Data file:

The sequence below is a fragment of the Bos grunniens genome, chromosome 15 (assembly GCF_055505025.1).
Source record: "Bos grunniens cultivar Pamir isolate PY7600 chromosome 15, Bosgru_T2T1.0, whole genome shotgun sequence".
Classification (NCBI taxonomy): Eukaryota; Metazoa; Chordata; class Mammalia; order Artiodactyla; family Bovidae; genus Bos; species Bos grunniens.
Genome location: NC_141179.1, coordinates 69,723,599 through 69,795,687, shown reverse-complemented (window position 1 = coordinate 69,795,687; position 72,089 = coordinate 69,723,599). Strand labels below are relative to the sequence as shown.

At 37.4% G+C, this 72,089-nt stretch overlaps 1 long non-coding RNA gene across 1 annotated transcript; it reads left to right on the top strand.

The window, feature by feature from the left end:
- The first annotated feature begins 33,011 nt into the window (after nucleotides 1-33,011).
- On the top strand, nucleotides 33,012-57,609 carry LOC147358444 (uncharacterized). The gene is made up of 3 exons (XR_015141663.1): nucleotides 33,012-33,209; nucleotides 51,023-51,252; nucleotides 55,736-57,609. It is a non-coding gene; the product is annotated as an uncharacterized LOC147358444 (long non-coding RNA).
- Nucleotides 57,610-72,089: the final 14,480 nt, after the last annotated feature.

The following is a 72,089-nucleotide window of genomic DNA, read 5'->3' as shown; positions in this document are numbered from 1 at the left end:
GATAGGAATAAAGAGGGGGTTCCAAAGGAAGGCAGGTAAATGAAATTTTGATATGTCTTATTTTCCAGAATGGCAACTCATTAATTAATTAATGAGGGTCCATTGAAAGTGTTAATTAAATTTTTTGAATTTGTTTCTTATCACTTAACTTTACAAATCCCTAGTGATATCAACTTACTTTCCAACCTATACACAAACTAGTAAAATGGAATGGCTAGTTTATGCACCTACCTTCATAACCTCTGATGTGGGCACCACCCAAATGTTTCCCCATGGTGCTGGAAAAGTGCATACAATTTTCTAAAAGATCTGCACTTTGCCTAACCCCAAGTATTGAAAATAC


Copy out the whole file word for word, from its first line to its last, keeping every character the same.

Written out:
The sequence below is a fragment of the Bos grunniens genome, chromosome 15 (assembly GCF_055505025.1).
Source record: "Bos grunniens cultivar Pamir isolate PY7600 chromosome 15, Bosgru_T2T1.0, whole genome shotgun sequence".
Classification (NCBI taxonomy): Eukaryota; Metazoa; Chordata; class Mammalia; order Artiodactyla; family Bovidae; genus Bos; species Bos grunniens.
Genome location: NC_141179.1, coordinates 69,723,599 through 69,795,687, shown reverse-complemented (window position 1 = coordinate 69,795,687; position 72,089 = coordinate 69,723,599). Strand labels below are relative to the sequence as shown.

At 37.4% G+C, this 72,089-nt stretch overlaps 1 long non-coding RNA gene across 1 annotated transcript; it reads left to right on the top strand.

The window, feature by feature from the left end:
- The first annotated feature begins 33,011 nt into the window (after nucleotides 1-33,011).
- On the top strand, nucleotides 33,012-57,609 carry LOC147358444 (uncharacterized). The gene is made up of 3 exons (XR_015141663.1): nucleotides 33,012-33,209; nucleotides 51,023-51,252; nucleotides 55,736-57,609. It is a non-coding gene; the product is annotated as an uncharacterized LOC147358444 (long non-coding RNA).
- Nucleotides 57,610-72,089: the final 14,480 nt, after the last annotated feature.

The following is a 72,089-nucleotide window of genomic DNA, read 5'->3' as shown; positions in this document are numbered from 1 at the left end:
GATAGGAATAAAGAGGGGGTTCCAAAGGAAGGCAGGTAAATGAAATTTTGATATGTCTTATTTTCCAGAATGGCAACTCATTAATTAATTAATGAGGGTCCATTGAAAGTGTTAATTAAATTTTTTGAATTTGTTTCTTATCACTTAACTTTACAAATCCCTAGTGATATCAACTTACTTTCCAACCTATACACAAACTAGTAAAATGGAATGGCTAGTTTATGCACCTACCTTCATAACCTCTGATGTGGGCACCACCCAAATGTTTCCCCATGGTGCTGGAAAAGTGCATACAATTTTCTAAAAGATCTGCACTTTGCCTAACCCCAAGTATTGAAAATAC